The Indiana Senate seat was considered a safe one for the GOP just a few short weeks ago. That's until Evan Bayh, a former U.S. senator and governor, announced his candidacy. The well-known Indiana Democrat threw Republicans for a loop when he decided to leap back into politics and enter the hoosier state race in July.
Now a handful of super PACs and outside groups are funneling money into the state to fight Mr. Bayh and support lesser-known Republican Rep. Todd Young.
In just two months, nearly $4.6 million worth of Koch Brothers money and cash from other conservative groups has been plowed into Indiana in the hopes of defeating Mr. Bayh. In August, the National Republican Senatorial Committee dropped more than $640,000 on digital and other media buys attacking the senator turned financial industry board member, according to Ad Age's analysis of recent Federal Election Commission reports.
One recent TV spot from the NRSC paints Mr. Bayh as more loyal to Washington, D.C., than Indiana, claiming his charitable foundation stopped contributions to Indiana charities and instead gave to the Clinton Foundation. Mr. Bayh was "stiffing hoosiers who suffered to pad Clinton's slush fund," declares the ad. Another NRSC spot attacks him for supporting Obamacare and voting to allow social security benefits for illegal immigrants.
The influx of super PAC money in Indiana reflects a broader trend this election cycle during which more money is flowing toward Senate races than the presidential election. According to a Bloomberg Politics analysis of Kantar Media/CMAG data showing broadcast and cable TV spending by political advertisers, $129.3 million was spent through the end of August in 18 Senate races, compared with $128.4 million in the presidential race.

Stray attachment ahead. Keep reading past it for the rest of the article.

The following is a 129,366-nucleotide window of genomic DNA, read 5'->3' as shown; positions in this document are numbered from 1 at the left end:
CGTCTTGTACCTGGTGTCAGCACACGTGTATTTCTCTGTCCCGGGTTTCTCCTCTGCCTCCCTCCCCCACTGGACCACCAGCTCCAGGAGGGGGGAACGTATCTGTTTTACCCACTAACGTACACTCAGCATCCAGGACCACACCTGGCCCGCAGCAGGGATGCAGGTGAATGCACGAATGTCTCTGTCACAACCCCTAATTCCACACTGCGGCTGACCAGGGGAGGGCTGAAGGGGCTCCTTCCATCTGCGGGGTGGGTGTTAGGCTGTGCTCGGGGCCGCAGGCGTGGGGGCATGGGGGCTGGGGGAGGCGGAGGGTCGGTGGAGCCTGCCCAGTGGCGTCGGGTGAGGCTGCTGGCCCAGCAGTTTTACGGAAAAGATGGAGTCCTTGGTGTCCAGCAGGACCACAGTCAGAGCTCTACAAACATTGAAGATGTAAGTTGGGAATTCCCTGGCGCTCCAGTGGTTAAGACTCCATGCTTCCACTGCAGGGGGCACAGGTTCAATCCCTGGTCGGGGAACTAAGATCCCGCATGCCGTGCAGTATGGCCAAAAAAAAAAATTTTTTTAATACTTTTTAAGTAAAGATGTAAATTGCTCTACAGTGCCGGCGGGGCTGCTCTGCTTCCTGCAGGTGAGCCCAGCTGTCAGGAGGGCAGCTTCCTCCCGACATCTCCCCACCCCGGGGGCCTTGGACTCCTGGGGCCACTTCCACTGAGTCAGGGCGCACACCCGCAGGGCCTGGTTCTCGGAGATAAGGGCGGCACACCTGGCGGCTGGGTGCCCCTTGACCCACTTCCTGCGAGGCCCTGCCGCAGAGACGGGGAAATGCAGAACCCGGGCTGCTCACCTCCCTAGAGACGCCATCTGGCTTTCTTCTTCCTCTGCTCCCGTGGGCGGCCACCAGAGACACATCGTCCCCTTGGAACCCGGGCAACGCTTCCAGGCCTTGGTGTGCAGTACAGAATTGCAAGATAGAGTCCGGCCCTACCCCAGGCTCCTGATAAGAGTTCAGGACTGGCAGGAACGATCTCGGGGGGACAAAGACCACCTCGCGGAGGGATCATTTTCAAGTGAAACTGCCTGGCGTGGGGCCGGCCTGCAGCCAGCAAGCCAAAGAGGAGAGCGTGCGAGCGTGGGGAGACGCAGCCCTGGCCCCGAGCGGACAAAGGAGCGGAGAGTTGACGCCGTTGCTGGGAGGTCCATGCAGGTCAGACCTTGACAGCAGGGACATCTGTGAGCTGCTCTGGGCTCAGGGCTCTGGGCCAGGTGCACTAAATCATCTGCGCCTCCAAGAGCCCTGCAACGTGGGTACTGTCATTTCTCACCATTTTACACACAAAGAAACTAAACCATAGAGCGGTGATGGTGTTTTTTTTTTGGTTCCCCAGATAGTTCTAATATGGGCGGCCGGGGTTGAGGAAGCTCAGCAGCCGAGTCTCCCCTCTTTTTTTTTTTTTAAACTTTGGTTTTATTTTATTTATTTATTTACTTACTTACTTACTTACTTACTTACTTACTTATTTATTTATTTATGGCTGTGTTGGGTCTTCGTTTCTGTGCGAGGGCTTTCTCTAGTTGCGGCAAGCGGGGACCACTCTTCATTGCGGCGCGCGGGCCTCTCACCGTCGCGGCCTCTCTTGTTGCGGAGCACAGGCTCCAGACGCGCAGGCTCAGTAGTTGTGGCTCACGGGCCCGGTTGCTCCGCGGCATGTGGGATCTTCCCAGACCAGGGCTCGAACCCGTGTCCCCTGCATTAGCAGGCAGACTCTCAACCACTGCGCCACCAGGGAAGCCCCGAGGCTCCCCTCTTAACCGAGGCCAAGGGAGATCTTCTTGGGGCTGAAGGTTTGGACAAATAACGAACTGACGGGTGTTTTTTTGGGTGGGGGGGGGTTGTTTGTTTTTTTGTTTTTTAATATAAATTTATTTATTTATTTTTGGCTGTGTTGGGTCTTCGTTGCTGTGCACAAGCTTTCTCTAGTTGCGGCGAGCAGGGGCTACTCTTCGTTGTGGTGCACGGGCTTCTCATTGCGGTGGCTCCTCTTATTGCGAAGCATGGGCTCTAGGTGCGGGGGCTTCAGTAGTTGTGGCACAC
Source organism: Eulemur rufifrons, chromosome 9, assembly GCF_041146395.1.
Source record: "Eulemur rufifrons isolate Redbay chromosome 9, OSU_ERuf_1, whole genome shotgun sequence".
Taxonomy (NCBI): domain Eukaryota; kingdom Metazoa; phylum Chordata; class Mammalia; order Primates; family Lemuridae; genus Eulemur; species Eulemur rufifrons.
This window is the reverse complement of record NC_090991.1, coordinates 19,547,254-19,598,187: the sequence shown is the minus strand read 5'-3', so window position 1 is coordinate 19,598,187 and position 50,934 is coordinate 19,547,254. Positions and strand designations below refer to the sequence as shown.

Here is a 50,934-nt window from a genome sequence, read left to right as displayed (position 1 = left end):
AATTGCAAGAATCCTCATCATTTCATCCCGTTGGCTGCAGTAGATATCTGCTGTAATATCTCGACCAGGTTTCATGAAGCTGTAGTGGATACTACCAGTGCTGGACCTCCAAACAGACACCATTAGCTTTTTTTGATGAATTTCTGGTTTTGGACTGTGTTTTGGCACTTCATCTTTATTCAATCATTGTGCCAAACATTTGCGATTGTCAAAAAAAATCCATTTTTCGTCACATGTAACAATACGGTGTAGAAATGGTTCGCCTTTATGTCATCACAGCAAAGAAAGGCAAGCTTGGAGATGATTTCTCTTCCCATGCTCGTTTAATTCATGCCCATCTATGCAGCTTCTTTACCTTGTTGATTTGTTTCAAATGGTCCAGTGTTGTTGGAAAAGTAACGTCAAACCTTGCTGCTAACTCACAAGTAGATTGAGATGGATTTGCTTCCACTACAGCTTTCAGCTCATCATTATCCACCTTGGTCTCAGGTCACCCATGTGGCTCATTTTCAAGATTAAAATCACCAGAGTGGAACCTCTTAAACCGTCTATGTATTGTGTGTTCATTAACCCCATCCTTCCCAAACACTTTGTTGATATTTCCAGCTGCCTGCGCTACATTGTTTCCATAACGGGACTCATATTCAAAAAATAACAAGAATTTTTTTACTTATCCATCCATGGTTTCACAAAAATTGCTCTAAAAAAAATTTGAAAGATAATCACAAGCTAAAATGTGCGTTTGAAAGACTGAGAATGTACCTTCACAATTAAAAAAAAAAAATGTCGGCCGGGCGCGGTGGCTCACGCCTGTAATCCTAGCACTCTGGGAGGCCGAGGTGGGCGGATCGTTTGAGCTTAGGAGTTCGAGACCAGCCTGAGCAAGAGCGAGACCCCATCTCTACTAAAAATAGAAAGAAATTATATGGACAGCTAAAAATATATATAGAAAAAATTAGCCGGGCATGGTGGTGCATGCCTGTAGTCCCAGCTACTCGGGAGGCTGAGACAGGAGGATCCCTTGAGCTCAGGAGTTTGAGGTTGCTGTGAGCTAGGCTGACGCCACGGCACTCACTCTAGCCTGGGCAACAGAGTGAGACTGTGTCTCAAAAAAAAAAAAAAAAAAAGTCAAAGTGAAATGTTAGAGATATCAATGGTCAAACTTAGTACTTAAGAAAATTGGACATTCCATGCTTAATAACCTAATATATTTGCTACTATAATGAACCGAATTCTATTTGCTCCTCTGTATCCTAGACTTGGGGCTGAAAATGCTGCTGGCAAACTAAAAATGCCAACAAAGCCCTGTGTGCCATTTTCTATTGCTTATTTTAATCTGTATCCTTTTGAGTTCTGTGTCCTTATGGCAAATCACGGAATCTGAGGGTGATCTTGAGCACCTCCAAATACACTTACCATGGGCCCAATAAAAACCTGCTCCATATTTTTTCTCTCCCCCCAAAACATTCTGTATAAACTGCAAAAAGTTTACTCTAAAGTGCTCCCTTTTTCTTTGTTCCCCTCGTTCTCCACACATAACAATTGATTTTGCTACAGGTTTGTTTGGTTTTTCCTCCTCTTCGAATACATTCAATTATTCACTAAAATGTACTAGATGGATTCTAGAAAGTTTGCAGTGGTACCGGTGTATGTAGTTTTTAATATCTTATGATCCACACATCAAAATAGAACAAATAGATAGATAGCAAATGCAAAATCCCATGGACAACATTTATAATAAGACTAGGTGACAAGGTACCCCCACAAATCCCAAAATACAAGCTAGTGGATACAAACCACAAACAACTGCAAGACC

The biggest outside spenders opposing Mr. Bayh were Americans for Prosperity, the Chamber of Commerce and Freedom Partners Action Fund. Each spent more than $1 million to fight Bayh's campaign to rejoin the Senate. The Chamber of Commerce spent $1.5 million in August; Americans for Prosperity spent $1.4 million in August on digital and TV ads, phone banking and direct mail; Freedom Partners spent around $1 million on TV and digital ads.
Koch Brothers-affiliated conservative PAC Freedom Partners, which has publicly refused to support GOP nominee Donald Trump, is also attacking Mr. Bayh as a Washington insider who ignores Indiana. A July TV spot from the group blames him for voting for the Wall Street bailout before leaving office to join the financial private sector.